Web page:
Thursday, February 11, 2016

Chinese Candied Kumquats

Happy Chinese New Year - this is the 6th Anniversary of 5 Element Food! I have added a Chinese New Year list of lucky foods in Pages that we can all eat for the next two weeks. I didn't cook on New Year's Day for the first time in a long time. I did however make Dumplings and Shanghai Year Cake for New Year's Eve. But on New Year's Day, I had a Grand Opening of the new Lotus Institute Seattle Office/Classroom. I served lots of lucky foods, mostly sweet with a few savory things too but I bought most of them. 

One of the lucky foods I meant to make was Candied Kumquats, which I made today instead.  Kumquats are considered lucky because they golden orange color symbolizes Prosperity and a Sweet Life when Candied.  Kumquats are also very good for you! They are full of Vitamin C and the Peel is considered very good for the Heart. Candied Kumquat Syrup is also a classic remedy for colds, coughs and sore throats.

I love Candied Kumquats and this is a very simple recipe that uses only Sugar and Water and if you like, you can also add a Cinnamon Stick or Ginger or Star Anise or all of them to spice it up. I personally like the plainest version as the distinct flavor of Kumquats is enough for me. The delicious syrup can be made into Tea or a Sparkling Drink, used as a glaze for Roast Meat or as a syrup for Pancakes. Candied Kumquats are a beguiling mixture of Bitter, Tart and Sweet Flavors made into a chewy confection. You can serve them moist or lightly dried and rolled in sugar - either way is wonderful! Although you can buy Candied Kumquats at Asian Markets, they are so much better when you make them yourself. Keep some in your refrigerator for this cold and flu season. You don't have to wait until Chinese New Year to make these - they are delicious anytime!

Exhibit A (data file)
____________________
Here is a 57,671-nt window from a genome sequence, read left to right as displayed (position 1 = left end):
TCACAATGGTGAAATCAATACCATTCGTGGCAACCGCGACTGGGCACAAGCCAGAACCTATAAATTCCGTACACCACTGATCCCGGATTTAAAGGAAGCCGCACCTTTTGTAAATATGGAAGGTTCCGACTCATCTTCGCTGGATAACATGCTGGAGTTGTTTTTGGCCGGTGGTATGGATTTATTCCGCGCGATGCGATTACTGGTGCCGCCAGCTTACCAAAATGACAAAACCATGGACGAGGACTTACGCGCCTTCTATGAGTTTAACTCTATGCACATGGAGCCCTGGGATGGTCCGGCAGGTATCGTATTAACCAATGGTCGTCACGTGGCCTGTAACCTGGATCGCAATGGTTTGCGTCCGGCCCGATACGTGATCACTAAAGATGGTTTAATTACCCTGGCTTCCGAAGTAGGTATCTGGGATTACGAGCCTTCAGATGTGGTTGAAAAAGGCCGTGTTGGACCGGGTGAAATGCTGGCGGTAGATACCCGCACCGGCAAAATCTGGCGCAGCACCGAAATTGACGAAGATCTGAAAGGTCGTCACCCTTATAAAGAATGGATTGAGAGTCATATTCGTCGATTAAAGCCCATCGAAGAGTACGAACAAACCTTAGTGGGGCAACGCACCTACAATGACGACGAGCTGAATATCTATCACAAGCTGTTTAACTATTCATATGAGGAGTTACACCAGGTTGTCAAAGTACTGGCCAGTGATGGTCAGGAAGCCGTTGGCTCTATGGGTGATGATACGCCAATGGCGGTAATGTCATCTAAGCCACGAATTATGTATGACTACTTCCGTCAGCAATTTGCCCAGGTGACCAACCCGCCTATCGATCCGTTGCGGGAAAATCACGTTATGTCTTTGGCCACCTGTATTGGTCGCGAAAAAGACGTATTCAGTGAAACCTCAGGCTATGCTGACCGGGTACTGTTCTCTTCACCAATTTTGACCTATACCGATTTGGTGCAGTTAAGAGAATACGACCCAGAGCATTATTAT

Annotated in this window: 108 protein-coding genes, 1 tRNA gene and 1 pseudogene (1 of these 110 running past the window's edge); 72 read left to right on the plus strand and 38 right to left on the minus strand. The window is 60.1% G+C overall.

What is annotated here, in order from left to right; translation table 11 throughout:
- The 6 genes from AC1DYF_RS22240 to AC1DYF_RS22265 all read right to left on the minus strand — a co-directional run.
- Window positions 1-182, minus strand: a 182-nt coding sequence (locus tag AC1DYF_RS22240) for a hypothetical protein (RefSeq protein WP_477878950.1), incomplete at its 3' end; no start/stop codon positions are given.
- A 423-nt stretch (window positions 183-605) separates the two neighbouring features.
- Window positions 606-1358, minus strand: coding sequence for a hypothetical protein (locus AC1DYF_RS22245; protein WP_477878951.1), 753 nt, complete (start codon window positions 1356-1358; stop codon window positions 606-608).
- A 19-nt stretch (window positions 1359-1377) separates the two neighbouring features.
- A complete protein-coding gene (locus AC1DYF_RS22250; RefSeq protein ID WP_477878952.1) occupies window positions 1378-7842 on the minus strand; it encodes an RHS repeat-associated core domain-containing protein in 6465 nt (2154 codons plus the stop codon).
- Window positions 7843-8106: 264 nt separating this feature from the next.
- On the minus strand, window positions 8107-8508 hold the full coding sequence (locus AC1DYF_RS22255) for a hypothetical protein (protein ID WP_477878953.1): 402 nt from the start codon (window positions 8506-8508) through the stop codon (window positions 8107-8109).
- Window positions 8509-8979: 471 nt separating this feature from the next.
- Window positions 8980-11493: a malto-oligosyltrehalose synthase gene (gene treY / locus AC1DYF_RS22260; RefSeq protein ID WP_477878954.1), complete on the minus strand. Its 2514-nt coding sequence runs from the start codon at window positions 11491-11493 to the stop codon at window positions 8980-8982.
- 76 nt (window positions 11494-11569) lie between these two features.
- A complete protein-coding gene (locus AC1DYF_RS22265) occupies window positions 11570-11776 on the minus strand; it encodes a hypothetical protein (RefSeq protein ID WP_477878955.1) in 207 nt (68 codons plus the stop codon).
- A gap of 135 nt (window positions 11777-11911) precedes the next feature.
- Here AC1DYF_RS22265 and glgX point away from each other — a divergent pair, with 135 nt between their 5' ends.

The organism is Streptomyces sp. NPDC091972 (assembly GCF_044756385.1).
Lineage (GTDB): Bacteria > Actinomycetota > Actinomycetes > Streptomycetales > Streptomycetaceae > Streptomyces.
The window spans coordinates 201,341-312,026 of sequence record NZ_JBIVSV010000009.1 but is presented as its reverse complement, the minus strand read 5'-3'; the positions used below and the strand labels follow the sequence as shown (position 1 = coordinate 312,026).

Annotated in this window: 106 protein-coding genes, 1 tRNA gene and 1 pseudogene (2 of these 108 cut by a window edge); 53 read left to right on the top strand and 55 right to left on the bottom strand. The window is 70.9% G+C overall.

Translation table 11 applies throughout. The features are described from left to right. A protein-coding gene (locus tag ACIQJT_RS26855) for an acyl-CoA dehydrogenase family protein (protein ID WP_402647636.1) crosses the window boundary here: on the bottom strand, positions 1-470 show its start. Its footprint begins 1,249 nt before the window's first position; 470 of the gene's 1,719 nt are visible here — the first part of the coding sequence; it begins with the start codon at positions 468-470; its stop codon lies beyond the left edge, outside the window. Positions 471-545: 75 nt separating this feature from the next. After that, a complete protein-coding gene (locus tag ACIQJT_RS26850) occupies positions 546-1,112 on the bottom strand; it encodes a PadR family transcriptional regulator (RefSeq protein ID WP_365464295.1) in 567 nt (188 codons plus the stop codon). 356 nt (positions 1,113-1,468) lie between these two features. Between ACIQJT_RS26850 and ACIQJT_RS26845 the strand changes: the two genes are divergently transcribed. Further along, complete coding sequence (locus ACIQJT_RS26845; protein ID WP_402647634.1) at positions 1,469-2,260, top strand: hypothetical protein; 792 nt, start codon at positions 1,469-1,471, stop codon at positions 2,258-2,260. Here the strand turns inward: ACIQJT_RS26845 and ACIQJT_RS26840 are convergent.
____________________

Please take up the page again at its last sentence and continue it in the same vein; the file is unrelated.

Chinese Candied Kumquats

60 Kumquats, stem end removed
2 cups Sugar plus more for rolling in, if desired
2 cups Water
Optional:  2 Quarter size slices of Ginger, 1 - 2 Star Anise and/or 1 Cinnamon Stick

Using a small bamboo skewer or the sharp tip of a small knife, poke holes all over each of the Kumquats. Place in a pot and add sugar and water. Bring to a boil and then lower heat to the lowest heat and simmer for one hour. Kumquats will become translucent and some seeds will have popped out. Let cool. 

Then, drain the Kumquats, reserving and straining the syrup. Take each Kumquat and squeeze lightly where you see a large seed inside. If necessary, take the small knife and cut a slightly larger opening to remove the seed. 

Return the Kumquats to the Syrup and let marinate overnight before serving so they plump up more or put Kumquats on a wire rack over a baking pan and let dry overnight. Then roll in sugar before serving.

Keep the remaining Syrup in the refrigerator and use for Tea or add to Tea to sweeten it, add to Sparkling Water, use as a Pancake Syrup and as a Glaze for Ham or a Pork Roast.

Five Element Analysis

Kumquats belong to the Wood and Fire Elements because you eat mostly the Peel, which is Fiery as it is bitter, but the inside flesh is quite sour. Candying them brings in the Earth Element and adding any of the spices contributes the Metal Element. While this is clearly not a dish to eat by itself, it does add some strong elements to a Tray of Togetherness that is served at Chinese New Year.

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